We’ve been to Ireland looking for ancestors and got more than we bargained for; hot in pursuit of deceased episcopalian ministers, we ran to earth an Andrew Buck. He was the first of a long line of ordained members of the established church, not the anti-establishment hero I had hoped for. Nevertheless, in 1742 he had entered Trinity College, Dublin, as a sizar (subsidized student of exceptional ability but humble means). He became a doctor of divinity but never seems to have had a parish though we found reference to him as being “of the Hibernian Academy”. This was not a euphemism for University of Life, it still exists.
The modern man at the, now Royal, Hibernian Academy was on holiday; perhaps he was chasing his own ancestors in Spain so, assuming that my ancestor had died, we made haste to search graveyards.
Alan (long suffering spouse/driver/ambulant thesaurus/spare pair of eyes and rememberer of all things important – well nearly all) was triumphant: finding the shattered remains of the gravestone of my Great (x5) Uncle Jonathan in the ruined churchyard in Clontarf.
Finding the graveyard had been the hardest part: the first church, of the right name was of the wrong denomination and in the midst of a funeral for which, on a sunny day on holiday, we were inappropriately dressed; we did not stay for tea. The second church had its roof off and would not let us in. Anyway, where the graves should have been there were tennis courts with attractive people playing ball. This was an inter-regnum; the new LADY vicar was to be installed with the new roof and meanwhile, a sinner told us, our relative would be down the road in the ruined churchyard. There, to be sure, he was, with his wife, my Auntie Anne.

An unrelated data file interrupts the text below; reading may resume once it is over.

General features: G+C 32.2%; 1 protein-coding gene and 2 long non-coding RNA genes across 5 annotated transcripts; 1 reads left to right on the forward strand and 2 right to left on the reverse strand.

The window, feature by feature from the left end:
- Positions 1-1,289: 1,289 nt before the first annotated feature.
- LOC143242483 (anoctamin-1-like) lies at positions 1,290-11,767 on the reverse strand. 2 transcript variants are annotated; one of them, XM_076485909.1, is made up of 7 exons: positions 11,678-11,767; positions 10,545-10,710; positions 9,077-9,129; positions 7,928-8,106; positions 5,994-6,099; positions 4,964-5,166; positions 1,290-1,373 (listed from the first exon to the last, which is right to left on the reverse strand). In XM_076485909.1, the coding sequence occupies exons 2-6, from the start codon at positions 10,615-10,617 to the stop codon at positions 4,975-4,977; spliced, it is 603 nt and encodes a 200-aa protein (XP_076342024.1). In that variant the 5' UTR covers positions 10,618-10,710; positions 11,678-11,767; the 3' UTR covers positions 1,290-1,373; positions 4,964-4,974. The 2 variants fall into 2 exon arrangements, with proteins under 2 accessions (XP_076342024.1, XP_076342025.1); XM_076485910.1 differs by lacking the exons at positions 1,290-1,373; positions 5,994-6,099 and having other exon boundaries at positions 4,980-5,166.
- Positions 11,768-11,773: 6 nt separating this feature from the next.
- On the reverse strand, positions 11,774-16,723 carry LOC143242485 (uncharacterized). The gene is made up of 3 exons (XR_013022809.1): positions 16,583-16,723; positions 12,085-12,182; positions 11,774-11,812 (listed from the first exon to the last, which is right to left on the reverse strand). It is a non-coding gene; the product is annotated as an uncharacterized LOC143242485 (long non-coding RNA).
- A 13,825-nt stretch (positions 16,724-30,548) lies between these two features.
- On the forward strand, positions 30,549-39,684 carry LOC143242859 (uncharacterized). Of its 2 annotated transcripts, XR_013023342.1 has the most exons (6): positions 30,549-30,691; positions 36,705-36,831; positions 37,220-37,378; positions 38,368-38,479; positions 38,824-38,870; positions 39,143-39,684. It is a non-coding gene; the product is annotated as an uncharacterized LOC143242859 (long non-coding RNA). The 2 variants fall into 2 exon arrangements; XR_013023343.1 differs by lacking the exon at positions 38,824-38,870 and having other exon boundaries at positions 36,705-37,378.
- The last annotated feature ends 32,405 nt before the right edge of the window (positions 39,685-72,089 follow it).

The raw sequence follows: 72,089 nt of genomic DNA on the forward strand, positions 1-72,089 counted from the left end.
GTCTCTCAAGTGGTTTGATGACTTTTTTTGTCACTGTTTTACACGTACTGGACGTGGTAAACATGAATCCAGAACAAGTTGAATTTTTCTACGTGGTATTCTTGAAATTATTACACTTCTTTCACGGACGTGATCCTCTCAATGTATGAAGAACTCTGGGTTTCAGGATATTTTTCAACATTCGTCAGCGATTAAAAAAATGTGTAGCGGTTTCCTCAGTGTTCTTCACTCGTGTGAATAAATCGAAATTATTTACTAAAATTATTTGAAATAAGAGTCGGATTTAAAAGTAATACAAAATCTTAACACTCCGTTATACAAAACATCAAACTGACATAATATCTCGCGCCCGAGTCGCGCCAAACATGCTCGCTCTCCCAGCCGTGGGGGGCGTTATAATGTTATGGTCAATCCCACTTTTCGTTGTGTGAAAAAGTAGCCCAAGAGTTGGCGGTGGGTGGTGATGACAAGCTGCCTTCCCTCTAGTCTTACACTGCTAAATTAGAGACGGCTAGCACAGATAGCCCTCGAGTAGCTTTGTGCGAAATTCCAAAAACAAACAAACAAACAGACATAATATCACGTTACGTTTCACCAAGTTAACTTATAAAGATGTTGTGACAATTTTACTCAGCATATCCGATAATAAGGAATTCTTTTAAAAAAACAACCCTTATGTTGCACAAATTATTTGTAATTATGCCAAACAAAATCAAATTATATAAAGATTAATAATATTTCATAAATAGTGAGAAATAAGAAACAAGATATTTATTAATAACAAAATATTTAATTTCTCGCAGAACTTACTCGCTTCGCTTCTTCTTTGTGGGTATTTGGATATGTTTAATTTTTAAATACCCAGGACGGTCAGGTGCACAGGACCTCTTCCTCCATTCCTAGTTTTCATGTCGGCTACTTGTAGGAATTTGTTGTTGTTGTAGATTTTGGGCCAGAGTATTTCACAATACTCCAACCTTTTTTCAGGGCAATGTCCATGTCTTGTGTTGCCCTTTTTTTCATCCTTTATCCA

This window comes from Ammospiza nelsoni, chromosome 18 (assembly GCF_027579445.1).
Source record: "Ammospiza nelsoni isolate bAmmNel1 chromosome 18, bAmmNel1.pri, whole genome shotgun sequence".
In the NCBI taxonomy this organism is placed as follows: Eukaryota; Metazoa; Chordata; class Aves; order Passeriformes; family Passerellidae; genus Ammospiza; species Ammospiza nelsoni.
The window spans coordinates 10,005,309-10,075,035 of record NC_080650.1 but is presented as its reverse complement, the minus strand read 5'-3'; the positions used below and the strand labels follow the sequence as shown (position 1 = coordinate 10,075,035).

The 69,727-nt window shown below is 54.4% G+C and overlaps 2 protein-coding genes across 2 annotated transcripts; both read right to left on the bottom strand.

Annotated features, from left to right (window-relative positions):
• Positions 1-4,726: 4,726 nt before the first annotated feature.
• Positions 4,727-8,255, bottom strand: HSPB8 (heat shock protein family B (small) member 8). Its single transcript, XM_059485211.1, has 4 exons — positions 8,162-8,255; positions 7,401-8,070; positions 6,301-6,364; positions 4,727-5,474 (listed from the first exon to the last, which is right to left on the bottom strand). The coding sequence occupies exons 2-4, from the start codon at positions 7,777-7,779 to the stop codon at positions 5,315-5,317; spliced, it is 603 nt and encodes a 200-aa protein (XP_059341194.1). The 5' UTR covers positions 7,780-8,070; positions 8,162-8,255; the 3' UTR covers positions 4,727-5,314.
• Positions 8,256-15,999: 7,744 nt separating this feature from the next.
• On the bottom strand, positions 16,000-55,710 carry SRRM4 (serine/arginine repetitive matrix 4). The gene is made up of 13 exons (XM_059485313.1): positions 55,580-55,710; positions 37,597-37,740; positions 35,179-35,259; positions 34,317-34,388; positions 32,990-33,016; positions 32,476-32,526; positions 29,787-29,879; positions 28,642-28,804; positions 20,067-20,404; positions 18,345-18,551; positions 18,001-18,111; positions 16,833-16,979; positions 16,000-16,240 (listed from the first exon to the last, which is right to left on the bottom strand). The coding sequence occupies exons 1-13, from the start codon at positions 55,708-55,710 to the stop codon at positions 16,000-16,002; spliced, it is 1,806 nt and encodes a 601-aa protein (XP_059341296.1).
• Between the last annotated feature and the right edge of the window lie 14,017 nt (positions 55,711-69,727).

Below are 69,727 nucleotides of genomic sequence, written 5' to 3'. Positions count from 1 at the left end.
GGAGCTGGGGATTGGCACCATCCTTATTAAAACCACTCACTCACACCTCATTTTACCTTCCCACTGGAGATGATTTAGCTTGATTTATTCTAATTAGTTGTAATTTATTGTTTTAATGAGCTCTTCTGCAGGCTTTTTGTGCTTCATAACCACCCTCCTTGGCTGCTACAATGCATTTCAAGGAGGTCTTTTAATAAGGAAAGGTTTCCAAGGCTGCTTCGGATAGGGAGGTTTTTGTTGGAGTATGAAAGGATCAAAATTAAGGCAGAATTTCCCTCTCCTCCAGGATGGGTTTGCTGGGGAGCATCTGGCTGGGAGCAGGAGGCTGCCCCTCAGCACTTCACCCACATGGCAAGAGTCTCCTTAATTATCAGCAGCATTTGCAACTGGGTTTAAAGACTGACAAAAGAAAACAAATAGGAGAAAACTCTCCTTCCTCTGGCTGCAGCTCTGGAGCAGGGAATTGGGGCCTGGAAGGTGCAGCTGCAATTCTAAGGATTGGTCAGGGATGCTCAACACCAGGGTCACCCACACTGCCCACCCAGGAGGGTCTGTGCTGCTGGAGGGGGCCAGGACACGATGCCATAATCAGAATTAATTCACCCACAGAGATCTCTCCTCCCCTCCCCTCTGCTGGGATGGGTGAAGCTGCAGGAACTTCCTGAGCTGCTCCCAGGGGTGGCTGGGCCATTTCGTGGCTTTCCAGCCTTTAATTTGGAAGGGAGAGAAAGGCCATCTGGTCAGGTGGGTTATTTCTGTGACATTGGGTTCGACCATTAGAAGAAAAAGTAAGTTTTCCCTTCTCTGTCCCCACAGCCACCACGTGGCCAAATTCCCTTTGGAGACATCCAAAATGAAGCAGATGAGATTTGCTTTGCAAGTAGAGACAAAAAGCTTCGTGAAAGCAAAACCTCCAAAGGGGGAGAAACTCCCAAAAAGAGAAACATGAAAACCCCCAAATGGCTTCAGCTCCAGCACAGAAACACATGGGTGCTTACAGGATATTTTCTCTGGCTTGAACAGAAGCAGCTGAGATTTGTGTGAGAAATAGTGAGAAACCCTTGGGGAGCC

We were just as lucky in Limerick where we hoped to track down Andrew’s humble origins; the lady at the Cathedral (Church of Ireland) is still looking but not before remembering the name Jonathan Buck (probable grandfather of the one Alan found in Clontarf). She had looked him up for an exhibition about silversmiths in Limerick that had recently finished at the Hunt Museum, just down the road.
The young man at the Hunt was delighted; there had been a book of the exhibition – A Celebration of Limerick Silver; it had not sold well; they had reduced it from E40 to E10; he remembered because he had bought loads to give as impressive Christmas presents but there was one left!
Celebrating Limerick silver with Guinness and sandwiches we discovered (shock/horror) the Dutch connection.
We read that, just maybe, the oldest Buck of them all, one George Bockendoght, a victim of abbreviation in the mid 1600’s, was probably imported from the low countries by the Earl of Orrery. He came to boost the economy after Oliver Cromwell had just personally expelled, one way or another, the skilled Catholic Irish and the Royalist English — it was a bloody affair and to top it all, and to reassure us that nothing has really changed, they had a currency crisis and needed more coins struck!
There we are! Not descended from a heroic peasant from the wild and beautiful west coast but a new man, arriving in the wake of genocide to institute quantitative easing.